Finally we're ready to go again, and having now seen the correct left/right runs, it all makes a lot more sense! Meanwhile a tour group of locals are doing the same thing, but with no safety kit. Instead the are going in short shorts and skimpy vest tops... predictably a woman wrecks as she hits the steepest part - from the top we see her disappear then an arm and a leg appear as she gets airborne and takes a big tumble... when she finally clears out the way, we launch ourselves down the volcano one by one, this is more like it! According to strava, I hit 48kph (vs a paltry 27 before crashing out and sliding for a while without the board, OUCH! Some decent wounds on an arm and a leg but I clamber back on and finish the run - no beer at the bottom this time, but I feel like I've earned that free t-shirt! CP definitely earned the shirt and we both felt very satisfied with our efforts, although I'm not sure CP liked waiting around with the "girls" whilst I went off to have more fun for the second run...
Back in Leon, and it's time for some more sedate pass times - we visit the cathedral, normally a place of peace in any city, but in this case a deafening echo chamber due to the ice cream truck bicycles that parade around Parque Central.
Having seen (and heard) enough, and devoured the remaining spag bol from the day before, we retired to the gecko for more of the happy hour margaritas.
Spurred on by a couple of guys from the sandboarding, we made our way to another bar where we sampled a Michelada for the first time. This is a "beer cocktail" that I'd heard about before getting to Central America, but this was our first one... it's a beer, served with ice, in a salt rimmed glass, with salt, pepper and tabasco mixed in. It's an acquired taste, but now another thing added to the "stuff to try back home" list. CP was concerned about the fact that salt and pepper was being added to her beer and she was being charged for the privilege, but it had to be done.
After that, it was back to the hostel - we have an early start in the morning which should be a bike tour of the city, which we've been trying to organise since we arrived here. The bike tour comes with a 7am start, so we're up at 6:15am, missing breakfast, and RD is grouchy! Even more so when we get to the alleged start point of the tour to find it deserted, with no signs of life there off a very long time. We did at least get to experience the cathedral at its tranquilo best, and got back to the hostel for another pancake and fruit breakfast.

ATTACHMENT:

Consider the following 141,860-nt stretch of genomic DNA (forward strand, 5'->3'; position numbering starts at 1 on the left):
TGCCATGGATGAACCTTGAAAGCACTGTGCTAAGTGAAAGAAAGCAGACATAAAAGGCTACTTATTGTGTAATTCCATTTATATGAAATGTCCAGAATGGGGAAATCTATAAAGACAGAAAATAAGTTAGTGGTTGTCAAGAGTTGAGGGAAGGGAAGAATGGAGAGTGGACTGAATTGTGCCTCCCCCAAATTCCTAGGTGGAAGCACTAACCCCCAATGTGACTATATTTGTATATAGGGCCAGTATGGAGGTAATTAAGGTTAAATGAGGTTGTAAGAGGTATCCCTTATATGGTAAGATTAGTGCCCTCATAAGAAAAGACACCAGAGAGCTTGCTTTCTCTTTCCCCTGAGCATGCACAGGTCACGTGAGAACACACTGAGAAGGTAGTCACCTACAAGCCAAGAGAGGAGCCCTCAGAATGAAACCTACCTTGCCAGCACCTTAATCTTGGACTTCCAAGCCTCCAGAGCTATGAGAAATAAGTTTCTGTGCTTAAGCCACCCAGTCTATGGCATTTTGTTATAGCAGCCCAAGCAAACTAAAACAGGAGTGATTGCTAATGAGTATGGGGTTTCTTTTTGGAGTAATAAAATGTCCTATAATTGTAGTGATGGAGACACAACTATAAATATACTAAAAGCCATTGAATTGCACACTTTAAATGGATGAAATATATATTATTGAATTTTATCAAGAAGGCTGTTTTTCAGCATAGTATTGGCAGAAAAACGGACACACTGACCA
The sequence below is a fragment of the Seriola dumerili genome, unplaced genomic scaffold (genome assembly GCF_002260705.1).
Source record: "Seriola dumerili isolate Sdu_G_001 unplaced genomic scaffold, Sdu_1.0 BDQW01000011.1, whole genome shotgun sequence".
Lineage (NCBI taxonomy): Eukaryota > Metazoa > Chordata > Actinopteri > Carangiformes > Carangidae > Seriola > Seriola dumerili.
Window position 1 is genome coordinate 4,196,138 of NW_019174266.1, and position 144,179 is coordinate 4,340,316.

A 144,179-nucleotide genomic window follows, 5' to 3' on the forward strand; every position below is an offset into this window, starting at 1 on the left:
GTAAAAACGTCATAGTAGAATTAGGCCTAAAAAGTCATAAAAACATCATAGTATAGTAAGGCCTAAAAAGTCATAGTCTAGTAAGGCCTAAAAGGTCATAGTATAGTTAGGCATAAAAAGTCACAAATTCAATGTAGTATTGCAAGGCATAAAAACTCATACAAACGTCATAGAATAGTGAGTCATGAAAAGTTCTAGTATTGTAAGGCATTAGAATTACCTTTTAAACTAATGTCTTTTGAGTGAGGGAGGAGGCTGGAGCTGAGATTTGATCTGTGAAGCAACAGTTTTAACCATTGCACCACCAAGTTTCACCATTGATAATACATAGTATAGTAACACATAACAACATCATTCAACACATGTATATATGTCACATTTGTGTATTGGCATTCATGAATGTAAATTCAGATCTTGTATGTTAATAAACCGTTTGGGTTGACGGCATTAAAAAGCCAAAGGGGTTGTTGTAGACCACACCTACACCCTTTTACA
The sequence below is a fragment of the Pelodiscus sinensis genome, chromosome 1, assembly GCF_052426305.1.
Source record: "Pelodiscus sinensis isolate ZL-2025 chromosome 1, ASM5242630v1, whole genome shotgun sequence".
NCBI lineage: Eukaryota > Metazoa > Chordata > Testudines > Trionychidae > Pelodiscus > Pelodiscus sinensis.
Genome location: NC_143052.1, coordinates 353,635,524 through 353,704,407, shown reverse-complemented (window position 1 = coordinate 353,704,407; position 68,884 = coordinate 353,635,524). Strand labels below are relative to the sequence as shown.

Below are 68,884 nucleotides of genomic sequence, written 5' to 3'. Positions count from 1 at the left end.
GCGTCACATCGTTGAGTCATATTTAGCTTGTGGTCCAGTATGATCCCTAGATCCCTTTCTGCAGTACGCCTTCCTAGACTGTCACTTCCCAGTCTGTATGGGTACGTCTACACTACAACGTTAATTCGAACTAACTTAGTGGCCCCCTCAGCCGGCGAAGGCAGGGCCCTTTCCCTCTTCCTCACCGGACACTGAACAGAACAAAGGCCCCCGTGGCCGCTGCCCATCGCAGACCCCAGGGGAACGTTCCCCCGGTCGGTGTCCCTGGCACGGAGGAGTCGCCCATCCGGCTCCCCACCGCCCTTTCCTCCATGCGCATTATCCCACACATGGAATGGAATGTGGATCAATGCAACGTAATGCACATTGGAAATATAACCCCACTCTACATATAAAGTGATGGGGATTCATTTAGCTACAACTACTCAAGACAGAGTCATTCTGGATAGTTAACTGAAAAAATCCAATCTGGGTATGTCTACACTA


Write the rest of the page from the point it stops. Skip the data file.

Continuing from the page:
Since we were up early, we figured we'd make the most of the morning and check out the revolutionary museum before our bus to Granada. Here we managed to learn about the history of Nicaragua and Leon, the national war, and the civil war (as recent as 1979), and our guide was so good that we'd already decided to tip him when he told us that they didn't do tips, but we could buy the DVD that they make detailing the revolution, and featuring live footage of the assassination of a deposed dictator, Samoza... we haven't watched that yet...
This was probably one of our most insightful activities, as not only did we leant about the very recent, and continuing struggles of the Nicaraguan people, but we saw the charity of the city of Leon first hand, with the museum also acting as a homeless shelter, giving basic food, shelter and medicine to those living on the streets. Our guide was even able to identify and give the stories of the various individuals we had seen on our explorations round the city, obviously knowing intimately their situations and lives (for example, we had given a bit of money that morning to a man who was pulling himself along the pavement with his bare hands as he had only one leg. He had not been asking for money but he definitely looked like he needed it. Our guide told us that the guy was homeless, but it was by choice and that he had lost he leg because he had fallen asleep drunk on a railway track and been run over. He had been given wheelchairs (no less than 7 over the years) and clothes but always sold them so he could buy more booze...still, the museum helped him out when he needed it and imposed strict rules when he slept inside, no alcohol etc. it's always the stories of a city that gives you the real insight...
Back to the hostel to meet the German girls (Michelle and Sabine) who we will travel to Granada with, and off we go!
Cameras broken: 1 (RDs camera, broken by CP)
Answer to the 5 countries...: FIJI, YEMEN, LIECHTENSTEIN, CHILE, SEYCHELLES